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flag Germany Germany: Distributing a product

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Types of Outlet

Non specialized department stores, located in the city center.
Kaufhof, Karstadt, Kadewe
Shopping malls, located in the city center, bringing stores together on areas of 10 000m2 to 50 000m2.
Arcaden, Passagen, Carré, center
Large stores specialized in textiles.
Peek&Cloppenburg, H&M, C&A
Specialized department stores: for example electronics, DIY (Baumarkt)
Saturn, Media-Markt, Conrad Electronic, Bauhaus, Obi, Hellweg
Supermarkets, located in the city center, specialized in foodstuffs.
Kaiser,  Edeka, Rewe
Supermarkets specialized in beverages, located in the city center.
Fristo, Hol'ab
Organic supermarkets, located in the city center
LPG-Biomarkt, Bio-Company, Naturkostladen
Fruit and vegetable markets, in the city center, open air or covered markets.
Markthalle, frische Märkte
Small local shops, grocery stores, located in the city center, often selling regional specialties (Turkish, Italian, Greek).
Hard discount stores located in the city center and on the outskirts.
Lidl, Aldi, Netto
Cash & Carry
Hypermarkets and fresh produce markets reserved for professionals.
Métro, Frische Paradies, Beussel Markt

Evolution of the Retail Sector

Growth and Regulation
With more than 84 million inhabitants, the German market is the largest in European Union with one of the highest income in the world. The measures put in place in the context of the Covid-19 pandemic strongly impacted German consumers. Price adjusted household final consumption expenditure was 0.2% lower in 2021 than in 2020, and down 5% from the pre-crisis level of 2019 (Destatis).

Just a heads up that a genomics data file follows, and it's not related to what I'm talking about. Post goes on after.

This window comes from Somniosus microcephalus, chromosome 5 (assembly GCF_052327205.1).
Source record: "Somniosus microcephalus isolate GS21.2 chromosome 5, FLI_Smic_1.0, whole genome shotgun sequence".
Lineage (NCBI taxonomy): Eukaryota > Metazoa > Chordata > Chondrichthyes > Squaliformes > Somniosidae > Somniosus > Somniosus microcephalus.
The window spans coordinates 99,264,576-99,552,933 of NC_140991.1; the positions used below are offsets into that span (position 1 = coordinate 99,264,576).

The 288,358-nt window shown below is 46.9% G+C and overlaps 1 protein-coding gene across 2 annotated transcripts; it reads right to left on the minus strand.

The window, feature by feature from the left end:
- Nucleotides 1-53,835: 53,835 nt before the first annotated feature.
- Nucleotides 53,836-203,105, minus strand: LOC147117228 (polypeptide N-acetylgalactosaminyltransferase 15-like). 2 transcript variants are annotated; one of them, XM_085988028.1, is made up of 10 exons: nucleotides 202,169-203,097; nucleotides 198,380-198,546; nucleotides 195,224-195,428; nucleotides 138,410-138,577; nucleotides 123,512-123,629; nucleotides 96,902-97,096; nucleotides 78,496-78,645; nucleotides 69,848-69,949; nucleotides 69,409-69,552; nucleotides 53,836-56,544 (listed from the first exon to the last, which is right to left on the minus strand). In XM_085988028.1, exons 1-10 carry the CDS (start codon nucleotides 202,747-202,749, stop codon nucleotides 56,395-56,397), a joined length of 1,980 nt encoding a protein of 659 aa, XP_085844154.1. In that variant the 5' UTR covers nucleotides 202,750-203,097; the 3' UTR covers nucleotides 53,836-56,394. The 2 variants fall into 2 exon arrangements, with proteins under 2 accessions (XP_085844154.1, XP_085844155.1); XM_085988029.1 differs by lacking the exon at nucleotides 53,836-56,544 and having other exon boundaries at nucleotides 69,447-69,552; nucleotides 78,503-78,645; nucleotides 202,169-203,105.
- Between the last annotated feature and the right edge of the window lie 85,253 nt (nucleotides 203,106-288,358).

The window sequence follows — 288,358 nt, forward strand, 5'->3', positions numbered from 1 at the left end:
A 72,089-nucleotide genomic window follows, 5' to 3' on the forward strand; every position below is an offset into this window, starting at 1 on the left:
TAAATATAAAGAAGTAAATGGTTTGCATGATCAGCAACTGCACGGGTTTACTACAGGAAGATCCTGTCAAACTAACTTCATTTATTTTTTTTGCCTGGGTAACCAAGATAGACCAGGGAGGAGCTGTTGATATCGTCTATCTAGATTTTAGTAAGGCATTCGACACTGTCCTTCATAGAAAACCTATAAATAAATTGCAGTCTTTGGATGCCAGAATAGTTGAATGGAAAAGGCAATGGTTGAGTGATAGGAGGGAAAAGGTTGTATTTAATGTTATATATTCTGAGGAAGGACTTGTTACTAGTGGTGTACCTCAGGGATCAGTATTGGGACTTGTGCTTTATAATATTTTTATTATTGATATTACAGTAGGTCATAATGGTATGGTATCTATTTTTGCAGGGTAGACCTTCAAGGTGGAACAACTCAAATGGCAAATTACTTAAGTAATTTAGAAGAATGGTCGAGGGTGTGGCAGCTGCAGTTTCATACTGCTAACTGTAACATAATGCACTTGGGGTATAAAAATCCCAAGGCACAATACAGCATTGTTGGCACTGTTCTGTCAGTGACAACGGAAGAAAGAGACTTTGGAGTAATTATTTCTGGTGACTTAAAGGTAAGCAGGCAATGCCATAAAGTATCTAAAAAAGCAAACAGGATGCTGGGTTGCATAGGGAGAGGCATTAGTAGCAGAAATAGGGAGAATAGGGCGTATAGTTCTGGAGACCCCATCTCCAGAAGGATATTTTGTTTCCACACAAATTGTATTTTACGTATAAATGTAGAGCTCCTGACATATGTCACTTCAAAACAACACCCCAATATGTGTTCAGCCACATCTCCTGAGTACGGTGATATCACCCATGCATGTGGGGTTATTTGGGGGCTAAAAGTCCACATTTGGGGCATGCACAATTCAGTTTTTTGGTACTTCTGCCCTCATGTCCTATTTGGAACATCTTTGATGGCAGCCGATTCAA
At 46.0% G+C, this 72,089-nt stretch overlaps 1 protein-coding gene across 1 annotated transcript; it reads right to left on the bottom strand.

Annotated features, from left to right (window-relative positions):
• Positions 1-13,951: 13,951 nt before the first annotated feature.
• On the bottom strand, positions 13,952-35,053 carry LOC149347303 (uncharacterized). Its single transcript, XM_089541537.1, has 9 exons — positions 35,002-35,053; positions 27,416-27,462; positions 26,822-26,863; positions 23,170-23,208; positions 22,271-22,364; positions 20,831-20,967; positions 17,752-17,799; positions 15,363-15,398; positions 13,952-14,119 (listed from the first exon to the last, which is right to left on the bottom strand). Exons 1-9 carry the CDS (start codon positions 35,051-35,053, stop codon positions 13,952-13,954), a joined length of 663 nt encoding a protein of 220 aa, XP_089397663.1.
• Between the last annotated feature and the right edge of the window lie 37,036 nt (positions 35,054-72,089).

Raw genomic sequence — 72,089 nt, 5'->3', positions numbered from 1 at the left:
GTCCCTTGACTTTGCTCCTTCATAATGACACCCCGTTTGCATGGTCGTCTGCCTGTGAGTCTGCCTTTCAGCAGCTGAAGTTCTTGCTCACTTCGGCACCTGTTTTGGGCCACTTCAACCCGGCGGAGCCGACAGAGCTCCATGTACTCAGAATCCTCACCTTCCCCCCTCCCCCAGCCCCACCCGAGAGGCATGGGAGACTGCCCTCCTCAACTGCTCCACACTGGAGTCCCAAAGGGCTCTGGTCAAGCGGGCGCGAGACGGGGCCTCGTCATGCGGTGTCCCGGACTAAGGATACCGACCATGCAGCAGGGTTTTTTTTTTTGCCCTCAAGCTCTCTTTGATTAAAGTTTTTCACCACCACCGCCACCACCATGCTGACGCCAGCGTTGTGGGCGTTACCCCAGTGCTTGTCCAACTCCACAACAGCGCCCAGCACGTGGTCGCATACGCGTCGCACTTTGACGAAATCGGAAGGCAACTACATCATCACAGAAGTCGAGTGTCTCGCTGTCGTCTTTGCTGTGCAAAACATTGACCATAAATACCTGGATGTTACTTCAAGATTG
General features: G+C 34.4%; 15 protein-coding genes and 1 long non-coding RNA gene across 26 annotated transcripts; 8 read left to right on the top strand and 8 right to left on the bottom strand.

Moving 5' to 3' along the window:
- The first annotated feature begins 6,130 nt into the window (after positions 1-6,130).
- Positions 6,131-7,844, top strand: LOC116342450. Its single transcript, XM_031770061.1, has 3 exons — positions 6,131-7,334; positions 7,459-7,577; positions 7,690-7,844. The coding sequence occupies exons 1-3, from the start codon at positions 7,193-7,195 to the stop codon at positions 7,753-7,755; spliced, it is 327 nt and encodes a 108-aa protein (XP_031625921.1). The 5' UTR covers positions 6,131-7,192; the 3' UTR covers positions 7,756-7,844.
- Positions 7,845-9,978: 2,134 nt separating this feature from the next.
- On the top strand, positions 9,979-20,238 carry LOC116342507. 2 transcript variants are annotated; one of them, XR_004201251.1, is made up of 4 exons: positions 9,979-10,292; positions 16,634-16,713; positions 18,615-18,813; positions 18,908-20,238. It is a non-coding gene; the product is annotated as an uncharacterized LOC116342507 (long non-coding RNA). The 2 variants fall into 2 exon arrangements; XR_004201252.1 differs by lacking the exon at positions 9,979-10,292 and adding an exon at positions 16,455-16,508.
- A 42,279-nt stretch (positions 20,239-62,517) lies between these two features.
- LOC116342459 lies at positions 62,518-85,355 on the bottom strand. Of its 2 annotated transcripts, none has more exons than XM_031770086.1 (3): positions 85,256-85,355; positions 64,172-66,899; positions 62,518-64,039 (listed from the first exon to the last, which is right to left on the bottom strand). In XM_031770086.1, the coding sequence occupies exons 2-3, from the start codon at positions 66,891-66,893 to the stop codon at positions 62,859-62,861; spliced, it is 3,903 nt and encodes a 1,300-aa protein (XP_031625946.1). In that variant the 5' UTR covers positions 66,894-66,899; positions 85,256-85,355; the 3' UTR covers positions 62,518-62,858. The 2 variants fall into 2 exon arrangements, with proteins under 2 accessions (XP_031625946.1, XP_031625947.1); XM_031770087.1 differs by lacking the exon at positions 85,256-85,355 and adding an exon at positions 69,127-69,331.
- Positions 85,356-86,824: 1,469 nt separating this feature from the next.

After growing by 5.7% in 2020, retail turnover increased by 2.9% in 2021, reaching a new record (Bundesbank). However, parts of shop-based retail trade, such as retail trade in textiles, clothing, footwear and leather products, suffered losses in turnover during the pandemic (Destatis). Traditional department stores were negatively impacted by the pandemic, whilst online shopping increased significantly. E-commerce increased by 14% in 2021, and generated a revenue of USD 109 billion (ecommerceDB). Online grocery shopping, which was still a niche market in 2019, showed the highest growth in e-commerce in 2020, with sales increasing by 60% (USDA). The boom in internet and mail order trade continued after shops reopened. Online trade turnover increased by 36% during May-September 2021 compared with the same period in 2019 (Destatis).